By: Anna C. Greene, PhD
When Alex's Lemonade Stand Foundation (ALSF) founder Alex Scott had a treatment that made her feel better, after months and years of feeling sick while in treatment for neuroblastoma, an idea formed: the money raised with a lemonade stand could help doctors figure out how to make other kids feel better too.
That simple, but profound idea kicked off a movement to cure childhood cancer and in 2005, Alex’s front yard lemonade stand, became Alex’s Lemonade Stand Foundation. Today, ALSF has funded more than $150 million dollars in childhood cancer research, for a total of more than 1,000 research projects at nearly 150 institutions. These projects have filled funding gaps and over time have led to major improvements in the way children with cancer are diagnosed and treated.
Here are some highlights from 20 years of funding research:
2006: ALSF introduced the grant funding categories of Young Investigator (YI) grants, Innovation grants, and Clinical Trial Infrastructure grants. These grant categories epitomize the ALSF research philosophy: supporting the pipeline of future childhood cancer researchers funding innovative, transformative science and ensuring that promising clinical trials have the necessary infrastructure to be successful.
2008: ALSF added Epidemiology grants to learn more about childhood cancer across human populations, to understand risk factors and subgroups at risk and to study the early detection and prevention of childhood cancer.
2009: The ‘A’ Awards were added, which aimed to launch to the careers of pediatric cancer researchers by providing major start-up funds just as they start their own labs as Assistant Professors.
2012: To further support clinical trials, ALSF added the Centers of Excellence (COE) awards in 2012 to support clinical trial infrastructure and clinical trial scholars, to train the next generation of clinical trialists. Then came the Reach award in 2013 designed to launch promising preclinical studies into the clinic within 2-3 years.
2014: ALSF introduced the Biotherapeutics grant category to fund cutting-edge clinical trials.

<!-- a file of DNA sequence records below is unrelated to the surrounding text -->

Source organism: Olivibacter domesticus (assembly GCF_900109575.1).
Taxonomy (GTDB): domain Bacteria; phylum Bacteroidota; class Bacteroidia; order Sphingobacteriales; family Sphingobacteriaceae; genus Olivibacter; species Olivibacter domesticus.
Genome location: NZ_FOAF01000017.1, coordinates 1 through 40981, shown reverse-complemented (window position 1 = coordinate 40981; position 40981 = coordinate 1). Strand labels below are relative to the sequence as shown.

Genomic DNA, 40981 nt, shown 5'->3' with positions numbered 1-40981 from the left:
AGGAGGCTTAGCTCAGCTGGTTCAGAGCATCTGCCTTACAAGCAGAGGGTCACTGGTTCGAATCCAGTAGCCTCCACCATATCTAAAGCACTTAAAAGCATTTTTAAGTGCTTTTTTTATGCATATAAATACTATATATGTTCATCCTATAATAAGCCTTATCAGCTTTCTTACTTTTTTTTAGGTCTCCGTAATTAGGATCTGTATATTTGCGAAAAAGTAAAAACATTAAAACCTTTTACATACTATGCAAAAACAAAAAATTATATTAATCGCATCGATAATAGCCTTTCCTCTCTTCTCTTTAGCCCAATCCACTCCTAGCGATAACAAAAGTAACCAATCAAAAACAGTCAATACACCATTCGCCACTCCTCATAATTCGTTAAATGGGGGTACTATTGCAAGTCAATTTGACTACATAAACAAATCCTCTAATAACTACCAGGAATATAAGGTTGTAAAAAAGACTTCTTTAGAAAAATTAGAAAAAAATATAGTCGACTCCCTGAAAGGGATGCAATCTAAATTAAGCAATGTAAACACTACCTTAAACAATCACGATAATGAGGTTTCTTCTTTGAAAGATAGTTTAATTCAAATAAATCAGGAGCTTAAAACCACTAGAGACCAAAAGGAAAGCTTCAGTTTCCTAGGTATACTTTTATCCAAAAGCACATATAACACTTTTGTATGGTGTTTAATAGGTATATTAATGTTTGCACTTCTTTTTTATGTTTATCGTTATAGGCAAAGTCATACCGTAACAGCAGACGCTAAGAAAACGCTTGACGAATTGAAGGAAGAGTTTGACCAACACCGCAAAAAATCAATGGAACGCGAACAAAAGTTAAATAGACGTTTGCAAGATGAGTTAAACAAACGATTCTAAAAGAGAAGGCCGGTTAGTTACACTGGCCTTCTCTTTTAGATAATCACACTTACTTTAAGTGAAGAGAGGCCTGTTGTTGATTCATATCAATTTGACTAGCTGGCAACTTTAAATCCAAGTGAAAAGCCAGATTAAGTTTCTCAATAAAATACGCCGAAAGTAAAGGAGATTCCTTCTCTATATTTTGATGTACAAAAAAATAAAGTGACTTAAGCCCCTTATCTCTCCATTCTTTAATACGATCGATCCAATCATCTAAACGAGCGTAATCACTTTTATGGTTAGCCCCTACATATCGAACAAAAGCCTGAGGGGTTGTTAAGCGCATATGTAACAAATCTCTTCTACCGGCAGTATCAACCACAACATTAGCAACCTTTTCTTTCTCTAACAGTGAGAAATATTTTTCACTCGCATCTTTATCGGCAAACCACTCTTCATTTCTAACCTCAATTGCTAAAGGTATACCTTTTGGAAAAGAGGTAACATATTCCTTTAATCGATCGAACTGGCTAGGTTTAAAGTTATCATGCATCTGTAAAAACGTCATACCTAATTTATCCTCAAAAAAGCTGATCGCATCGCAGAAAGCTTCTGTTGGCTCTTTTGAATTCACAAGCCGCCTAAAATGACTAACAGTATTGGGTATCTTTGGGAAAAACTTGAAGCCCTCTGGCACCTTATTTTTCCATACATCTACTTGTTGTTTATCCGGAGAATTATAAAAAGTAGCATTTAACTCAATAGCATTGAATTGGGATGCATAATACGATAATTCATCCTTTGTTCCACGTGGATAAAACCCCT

2016: The RUNX1 grants were introduced and designed to foster studies specific to RUNX1 Familial Platelet Disorder and Psychosocial grants aimed at addressing the psychosocial and behavioral health outcomes for children with cancer and their families.
2017: The Childhood Cancer Data Lab launches with the mission to empower childhood cancer researchers to harness the power of big data by providing tools and training to do so.
2019: ALSF launched the Crazy 8 Award, a large collaborative grant tackling the most intractable childhood cancers. These grants, ALSF’s largest ever, fund projects up to $5 million dollars over four years and are intended to be game-changing awards.
2020: As a global pandemic paused regular life, ALSF launched the Virtual Childhood Cancer Lecture series to keep researchers connected. In addition, a 2020 grant outcome survey found that approximately 20-percent of funded grants eventually led to a clinical trial, one step closer to new cures.
The Future: Safer Treatments and Cures
The tides of treatment are starting to change. Because of foundations like ALSF continuously funding childhood cancer research, scientists now know so much more about the underpinnings of childhood cancers. In the past ten years, less than 30 new drugs have been approved by the FDA for pediatric oncology applications. ALSF supported the research that led to the approval of at least nine of these new drug therapies.